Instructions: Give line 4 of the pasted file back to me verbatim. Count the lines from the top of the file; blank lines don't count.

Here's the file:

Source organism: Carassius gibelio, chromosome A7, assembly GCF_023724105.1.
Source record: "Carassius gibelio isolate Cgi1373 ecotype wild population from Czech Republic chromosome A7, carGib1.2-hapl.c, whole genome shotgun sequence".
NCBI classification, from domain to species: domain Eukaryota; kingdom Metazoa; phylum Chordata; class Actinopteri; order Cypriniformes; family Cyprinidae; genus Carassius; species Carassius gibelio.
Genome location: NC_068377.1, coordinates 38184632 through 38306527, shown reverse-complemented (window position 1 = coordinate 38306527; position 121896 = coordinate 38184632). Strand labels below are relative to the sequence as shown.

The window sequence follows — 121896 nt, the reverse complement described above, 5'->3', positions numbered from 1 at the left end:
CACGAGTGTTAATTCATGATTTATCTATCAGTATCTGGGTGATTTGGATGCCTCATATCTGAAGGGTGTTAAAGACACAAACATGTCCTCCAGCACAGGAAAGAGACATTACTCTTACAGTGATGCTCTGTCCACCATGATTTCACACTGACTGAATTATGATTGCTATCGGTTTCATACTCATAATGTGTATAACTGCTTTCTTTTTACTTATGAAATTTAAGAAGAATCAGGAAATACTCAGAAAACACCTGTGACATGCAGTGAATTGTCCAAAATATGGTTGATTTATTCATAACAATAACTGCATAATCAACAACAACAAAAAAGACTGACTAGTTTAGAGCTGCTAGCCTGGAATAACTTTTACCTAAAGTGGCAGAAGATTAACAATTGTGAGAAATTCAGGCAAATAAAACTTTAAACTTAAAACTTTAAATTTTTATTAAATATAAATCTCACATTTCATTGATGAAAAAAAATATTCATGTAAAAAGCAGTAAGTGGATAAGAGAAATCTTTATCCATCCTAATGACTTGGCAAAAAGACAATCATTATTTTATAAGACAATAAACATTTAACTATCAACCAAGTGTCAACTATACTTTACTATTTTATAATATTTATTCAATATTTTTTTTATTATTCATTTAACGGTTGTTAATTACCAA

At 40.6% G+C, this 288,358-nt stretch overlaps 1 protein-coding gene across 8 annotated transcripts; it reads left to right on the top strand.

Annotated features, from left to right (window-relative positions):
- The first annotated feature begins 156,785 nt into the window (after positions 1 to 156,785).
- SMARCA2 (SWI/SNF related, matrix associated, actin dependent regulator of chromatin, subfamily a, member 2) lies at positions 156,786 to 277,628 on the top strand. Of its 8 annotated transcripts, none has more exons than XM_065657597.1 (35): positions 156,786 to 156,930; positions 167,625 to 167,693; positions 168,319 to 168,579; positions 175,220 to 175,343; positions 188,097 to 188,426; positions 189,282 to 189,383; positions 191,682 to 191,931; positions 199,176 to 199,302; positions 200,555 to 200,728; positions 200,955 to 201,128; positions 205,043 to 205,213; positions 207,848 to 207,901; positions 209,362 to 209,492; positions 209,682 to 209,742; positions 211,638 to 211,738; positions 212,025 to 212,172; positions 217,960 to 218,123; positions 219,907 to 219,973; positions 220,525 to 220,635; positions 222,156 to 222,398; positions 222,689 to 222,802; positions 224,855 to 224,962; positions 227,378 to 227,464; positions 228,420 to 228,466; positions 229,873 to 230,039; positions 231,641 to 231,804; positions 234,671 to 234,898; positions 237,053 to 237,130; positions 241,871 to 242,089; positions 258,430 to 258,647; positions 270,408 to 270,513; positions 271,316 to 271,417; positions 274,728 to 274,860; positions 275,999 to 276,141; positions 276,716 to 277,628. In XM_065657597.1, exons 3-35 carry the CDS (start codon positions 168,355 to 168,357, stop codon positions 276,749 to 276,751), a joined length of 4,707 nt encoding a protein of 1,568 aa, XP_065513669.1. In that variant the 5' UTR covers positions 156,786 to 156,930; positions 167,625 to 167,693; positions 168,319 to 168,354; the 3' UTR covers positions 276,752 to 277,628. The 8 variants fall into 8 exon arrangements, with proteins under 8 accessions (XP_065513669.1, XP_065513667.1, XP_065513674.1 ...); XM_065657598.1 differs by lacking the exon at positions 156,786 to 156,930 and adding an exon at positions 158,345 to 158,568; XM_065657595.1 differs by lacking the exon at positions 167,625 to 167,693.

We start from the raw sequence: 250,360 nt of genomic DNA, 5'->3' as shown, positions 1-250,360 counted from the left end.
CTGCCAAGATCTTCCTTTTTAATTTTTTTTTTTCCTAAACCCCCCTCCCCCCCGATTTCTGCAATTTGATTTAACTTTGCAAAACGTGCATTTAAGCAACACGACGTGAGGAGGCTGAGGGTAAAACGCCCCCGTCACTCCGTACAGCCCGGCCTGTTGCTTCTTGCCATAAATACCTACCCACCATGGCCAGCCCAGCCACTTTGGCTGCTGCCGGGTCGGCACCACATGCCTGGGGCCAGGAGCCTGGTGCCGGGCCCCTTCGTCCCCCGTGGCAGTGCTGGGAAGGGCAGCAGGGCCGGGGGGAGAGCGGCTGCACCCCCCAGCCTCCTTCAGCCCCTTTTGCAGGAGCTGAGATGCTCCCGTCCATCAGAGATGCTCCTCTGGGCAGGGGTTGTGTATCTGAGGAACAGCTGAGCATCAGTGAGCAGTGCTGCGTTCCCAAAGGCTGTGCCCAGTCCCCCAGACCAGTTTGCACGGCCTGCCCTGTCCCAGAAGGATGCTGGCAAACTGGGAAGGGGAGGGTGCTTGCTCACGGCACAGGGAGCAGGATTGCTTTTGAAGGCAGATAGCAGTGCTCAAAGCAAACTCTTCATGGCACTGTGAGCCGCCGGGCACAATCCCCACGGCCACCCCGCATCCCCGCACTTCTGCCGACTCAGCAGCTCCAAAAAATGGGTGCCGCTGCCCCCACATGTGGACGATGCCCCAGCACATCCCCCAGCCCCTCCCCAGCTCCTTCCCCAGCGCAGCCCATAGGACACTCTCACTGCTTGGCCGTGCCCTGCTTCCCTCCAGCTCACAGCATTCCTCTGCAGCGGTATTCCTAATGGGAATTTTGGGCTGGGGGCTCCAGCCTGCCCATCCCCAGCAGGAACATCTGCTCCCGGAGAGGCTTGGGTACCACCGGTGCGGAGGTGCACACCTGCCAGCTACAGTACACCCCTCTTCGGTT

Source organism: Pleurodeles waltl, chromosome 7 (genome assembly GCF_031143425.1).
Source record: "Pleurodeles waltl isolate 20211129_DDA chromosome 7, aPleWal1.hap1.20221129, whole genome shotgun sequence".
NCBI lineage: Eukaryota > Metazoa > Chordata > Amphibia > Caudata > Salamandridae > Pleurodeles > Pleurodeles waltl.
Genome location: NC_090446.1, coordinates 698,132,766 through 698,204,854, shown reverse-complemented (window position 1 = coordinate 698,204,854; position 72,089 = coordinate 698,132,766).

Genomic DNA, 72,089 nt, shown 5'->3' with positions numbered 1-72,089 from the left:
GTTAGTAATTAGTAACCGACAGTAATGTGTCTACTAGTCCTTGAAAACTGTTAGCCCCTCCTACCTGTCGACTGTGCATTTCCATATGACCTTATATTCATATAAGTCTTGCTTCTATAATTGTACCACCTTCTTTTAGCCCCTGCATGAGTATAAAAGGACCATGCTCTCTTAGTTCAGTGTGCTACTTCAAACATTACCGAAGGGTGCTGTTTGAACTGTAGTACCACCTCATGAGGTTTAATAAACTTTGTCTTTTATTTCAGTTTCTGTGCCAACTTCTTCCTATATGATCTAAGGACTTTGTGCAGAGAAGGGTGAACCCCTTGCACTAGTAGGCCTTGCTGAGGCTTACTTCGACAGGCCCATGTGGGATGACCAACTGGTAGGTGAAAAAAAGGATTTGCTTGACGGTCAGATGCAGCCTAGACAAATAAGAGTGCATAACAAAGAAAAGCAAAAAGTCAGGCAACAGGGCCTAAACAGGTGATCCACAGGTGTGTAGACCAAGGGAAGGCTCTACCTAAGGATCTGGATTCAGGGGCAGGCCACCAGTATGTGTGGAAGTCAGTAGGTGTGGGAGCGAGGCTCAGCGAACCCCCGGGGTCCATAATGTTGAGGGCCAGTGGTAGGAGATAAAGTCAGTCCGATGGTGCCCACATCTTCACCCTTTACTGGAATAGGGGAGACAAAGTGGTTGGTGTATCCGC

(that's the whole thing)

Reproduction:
Genome location: NC_068377.1, coordinates 38184632 through 38306527, shown reverse-complemented (window position 1 = coordinate 38306527; position 121896 = coordinate 38184632). Strand labels below are relative to the sequence as shown.